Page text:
“Have some more roti,” Gul Aunty urged. I reached for another piece of flatbread, thinking about what to say to break the ensuing silence.
“Tell me. What do you think of these progressive Muslims? Or as I like to say, Muslims who take whatever thing they find fun and declare it Islamic,” Nasir Uncle inquired, rolling his tongue between his canines and molars lest any meat go to waste.
“Well, progressive Muslims aren’t quite so shallow,” I said, forcing a smile.
“Nowadays, you can say snorting cocaine is halal.” He nudged his plate closer to himself, dredging for strips of chicken in the mound of rice and peas before him. “You know, this is what they call bid’a.” His head bobbed a few times as his eyes widened. This wasn’t the first time I’d seen him mesmerized by his own powers of observation.
I stopped myself from responding. I knew what he was trying to do: remind me that Islam had no place for queer souls. Gul Aunty—bless her soul—seemed totally unaware. Thank God we aren’t having dessert.
“To each their own path,” I sighed, calculating how to make the least impolite exit. I made an excuse about having to meet some friends downtown and thanked my hosts a second time.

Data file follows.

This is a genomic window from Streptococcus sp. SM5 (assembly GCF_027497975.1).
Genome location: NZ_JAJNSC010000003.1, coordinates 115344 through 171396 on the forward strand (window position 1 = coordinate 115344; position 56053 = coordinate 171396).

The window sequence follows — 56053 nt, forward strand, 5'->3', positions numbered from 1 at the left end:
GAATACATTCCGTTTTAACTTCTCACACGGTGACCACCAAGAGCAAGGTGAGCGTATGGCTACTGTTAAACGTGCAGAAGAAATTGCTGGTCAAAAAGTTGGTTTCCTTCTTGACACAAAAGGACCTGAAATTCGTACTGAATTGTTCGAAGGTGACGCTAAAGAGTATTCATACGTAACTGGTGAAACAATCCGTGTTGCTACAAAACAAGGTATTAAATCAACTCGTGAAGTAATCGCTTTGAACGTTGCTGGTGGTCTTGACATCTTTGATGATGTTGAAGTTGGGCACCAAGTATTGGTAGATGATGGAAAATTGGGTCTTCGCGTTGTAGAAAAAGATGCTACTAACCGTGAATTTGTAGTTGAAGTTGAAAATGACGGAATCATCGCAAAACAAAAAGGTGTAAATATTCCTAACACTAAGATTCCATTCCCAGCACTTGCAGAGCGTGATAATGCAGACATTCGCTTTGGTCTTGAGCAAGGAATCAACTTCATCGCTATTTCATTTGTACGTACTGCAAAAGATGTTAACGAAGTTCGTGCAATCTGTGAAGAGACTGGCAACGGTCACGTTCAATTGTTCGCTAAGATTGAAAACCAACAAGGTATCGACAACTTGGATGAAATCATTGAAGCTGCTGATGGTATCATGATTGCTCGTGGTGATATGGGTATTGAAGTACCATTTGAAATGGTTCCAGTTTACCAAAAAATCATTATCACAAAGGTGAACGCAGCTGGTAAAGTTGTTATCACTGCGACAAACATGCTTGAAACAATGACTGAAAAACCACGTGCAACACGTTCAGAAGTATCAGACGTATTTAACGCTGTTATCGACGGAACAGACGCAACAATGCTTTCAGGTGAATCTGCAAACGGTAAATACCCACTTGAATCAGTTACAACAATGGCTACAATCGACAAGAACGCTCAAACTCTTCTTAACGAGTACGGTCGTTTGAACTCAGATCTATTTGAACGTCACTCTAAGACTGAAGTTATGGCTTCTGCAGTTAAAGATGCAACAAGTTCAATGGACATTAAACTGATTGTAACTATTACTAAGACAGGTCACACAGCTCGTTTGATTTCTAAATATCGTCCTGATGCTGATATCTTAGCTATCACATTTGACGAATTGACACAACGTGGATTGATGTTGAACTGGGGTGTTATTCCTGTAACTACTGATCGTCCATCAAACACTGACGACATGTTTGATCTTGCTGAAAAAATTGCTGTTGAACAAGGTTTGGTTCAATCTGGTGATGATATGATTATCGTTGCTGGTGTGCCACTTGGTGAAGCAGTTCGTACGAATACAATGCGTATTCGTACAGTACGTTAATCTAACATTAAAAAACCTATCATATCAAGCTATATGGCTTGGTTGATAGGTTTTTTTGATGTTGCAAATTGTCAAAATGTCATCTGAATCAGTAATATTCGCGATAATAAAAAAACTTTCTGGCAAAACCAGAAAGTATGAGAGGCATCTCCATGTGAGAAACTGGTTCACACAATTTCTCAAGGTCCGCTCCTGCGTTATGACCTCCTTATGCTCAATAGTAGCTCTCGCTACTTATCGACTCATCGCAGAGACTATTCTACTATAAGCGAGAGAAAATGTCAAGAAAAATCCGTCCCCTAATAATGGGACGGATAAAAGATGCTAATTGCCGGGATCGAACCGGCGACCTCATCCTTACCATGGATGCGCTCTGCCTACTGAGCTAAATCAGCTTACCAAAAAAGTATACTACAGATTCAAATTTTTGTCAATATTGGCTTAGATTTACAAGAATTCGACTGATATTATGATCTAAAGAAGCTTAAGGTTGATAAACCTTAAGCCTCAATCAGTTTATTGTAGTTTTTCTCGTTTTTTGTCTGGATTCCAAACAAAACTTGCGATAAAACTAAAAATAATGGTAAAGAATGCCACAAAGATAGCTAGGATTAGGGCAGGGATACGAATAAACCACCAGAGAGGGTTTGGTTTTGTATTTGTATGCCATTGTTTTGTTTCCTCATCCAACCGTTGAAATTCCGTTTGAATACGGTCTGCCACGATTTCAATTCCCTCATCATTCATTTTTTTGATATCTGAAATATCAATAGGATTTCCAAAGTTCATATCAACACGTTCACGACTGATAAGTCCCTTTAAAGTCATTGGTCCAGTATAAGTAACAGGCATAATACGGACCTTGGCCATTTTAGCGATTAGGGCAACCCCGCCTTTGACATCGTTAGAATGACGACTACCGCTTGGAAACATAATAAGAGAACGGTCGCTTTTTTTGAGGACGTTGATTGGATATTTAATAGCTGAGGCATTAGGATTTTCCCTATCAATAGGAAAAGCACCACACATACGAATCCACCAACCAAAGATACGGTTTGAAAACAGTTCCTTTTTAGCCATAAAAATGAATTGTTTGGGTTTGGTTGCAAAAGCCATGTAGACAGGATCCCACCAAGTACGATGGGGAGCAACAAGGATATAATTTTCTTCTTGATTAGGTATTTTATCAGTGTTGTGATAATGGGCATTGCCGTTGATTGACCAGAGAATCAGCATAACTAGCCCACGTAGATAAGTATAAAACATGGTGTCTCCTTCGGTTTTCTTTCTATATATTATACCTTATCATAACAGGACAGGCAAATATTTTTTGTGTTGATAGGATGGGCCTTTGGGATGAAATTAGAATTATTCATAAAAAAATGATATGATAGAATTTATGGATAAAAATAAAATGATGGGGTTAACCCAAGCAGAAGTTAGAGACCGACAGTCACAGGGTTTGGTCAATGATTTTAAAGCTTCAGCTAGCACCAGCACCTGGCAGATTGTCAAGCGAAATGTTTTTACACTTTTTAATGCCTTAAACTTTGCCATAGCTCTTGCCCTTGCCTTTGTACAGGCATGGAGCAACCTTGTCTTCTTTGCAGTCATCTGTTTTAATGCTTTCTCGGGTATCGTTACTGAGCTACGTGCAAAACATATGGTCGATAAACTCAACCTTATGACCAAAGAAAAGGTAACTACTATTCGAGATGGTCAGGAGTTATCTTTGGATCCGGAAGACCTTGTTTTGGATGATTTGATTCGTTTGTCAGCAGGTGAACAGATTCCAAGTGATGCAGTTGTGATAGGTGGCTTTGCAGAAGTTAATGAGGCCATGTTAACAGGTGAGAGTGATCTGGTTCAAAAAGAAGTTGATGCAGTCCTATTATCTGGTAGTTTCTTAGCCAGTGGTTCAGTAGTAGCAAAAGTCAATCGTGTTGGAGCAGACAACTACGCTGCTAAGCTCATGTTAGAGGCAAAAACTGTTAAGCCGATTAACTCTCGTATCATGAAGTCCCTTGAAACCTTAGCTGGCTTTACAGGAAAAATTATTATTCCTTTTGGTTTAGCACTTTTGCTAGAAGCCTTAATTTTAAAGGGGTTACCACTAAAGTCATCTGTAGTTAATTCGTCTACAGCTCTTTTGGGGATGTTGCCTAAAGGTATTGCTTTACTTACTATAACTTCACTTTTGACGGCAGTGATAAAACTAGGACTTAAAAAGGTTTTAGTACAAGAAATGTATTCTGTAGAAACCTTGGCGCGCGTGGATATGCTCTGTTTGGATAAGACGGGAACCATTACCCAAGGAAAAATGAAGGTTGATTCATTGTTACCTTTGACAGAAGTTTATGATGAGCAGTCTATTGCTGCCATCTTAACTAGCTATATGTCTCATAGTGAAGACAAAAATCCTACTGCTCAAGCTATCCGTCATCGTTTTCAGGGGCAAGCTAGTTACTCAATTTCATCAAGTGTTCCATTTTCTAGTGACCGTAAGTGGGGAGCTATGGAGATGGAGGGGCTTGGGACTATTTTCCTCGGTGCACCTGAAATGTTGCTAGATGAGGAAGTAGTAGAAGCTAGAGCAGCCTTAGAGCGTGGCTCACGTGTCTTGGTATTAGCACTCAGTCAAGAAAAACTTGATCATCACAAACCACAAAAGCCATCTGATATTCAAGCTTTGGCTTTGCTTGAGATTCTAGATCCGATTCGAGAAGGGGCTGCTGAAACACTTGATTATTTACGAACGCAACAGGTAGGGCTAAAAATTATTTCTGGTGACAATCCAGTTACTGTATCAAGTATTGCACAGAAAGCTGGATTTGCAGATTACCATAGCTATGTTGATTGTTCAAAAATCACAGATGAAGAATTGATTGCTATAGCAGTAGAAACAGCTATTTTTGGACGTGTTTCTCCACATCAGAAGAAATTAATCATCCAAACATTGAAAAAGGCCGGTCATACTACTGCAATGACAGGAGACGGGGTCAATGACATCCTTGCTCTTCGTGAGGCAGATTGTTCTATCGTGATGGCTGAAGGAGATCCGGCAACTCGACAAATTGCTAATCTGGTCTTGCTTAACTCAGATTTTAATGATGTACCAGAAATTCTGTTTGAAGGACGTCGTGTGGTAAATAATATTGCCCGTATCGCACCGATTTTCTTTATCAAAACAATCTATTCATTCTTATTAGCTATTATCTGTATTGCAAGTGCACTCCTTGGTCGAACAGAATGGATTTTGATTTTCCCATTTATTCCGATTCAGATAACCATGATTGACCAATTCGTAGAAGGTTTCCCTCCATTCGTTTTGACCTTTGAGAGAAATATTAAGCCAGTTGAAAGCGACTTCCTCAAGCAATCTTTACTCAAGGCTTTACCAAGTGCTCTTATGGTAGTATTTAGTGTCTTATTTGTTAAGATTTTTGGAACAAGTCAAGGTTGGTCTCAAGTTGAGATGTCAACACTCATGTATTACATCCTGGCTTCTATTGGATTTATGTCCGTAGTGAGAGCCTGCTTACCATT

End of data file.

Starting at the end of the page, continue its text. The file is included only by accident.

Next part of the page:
“Shouldn’t you say Maghrib namaz with us before heading off to party?” Nasir Uncle said, now scraping his gums with a crooked toothpick.
I pretended not to hear him as I tied my shoelaces. Leaving the building, I saw only a faint image of the doorman through a film of water. Then the buzz of an incoming text: “Make sure you send a thank you note to Nasir Uncle and Gul Aunty. They are the sweetest people we know in New York,” my mother wrote.
“Indeed,” I said. “Will do.”
Omar Sarwar is a gay Muslim activist and an American of Pakistani descent. He has a keen interest in modern American LGBT issues, particularly those which affect racial, ethnic, and cultural minorities within the gay community. He also specializes in the history of political Islam and diasporic Muslim communities. Omar has been recognized by the Advocate as one of 21 LGBT Muslim activists changing the world, and has appeared on NBC, CNN, HuffPost Live, and BRIC TV. He has a B.A. in Religion and an M.Phil. in History from Columbia University.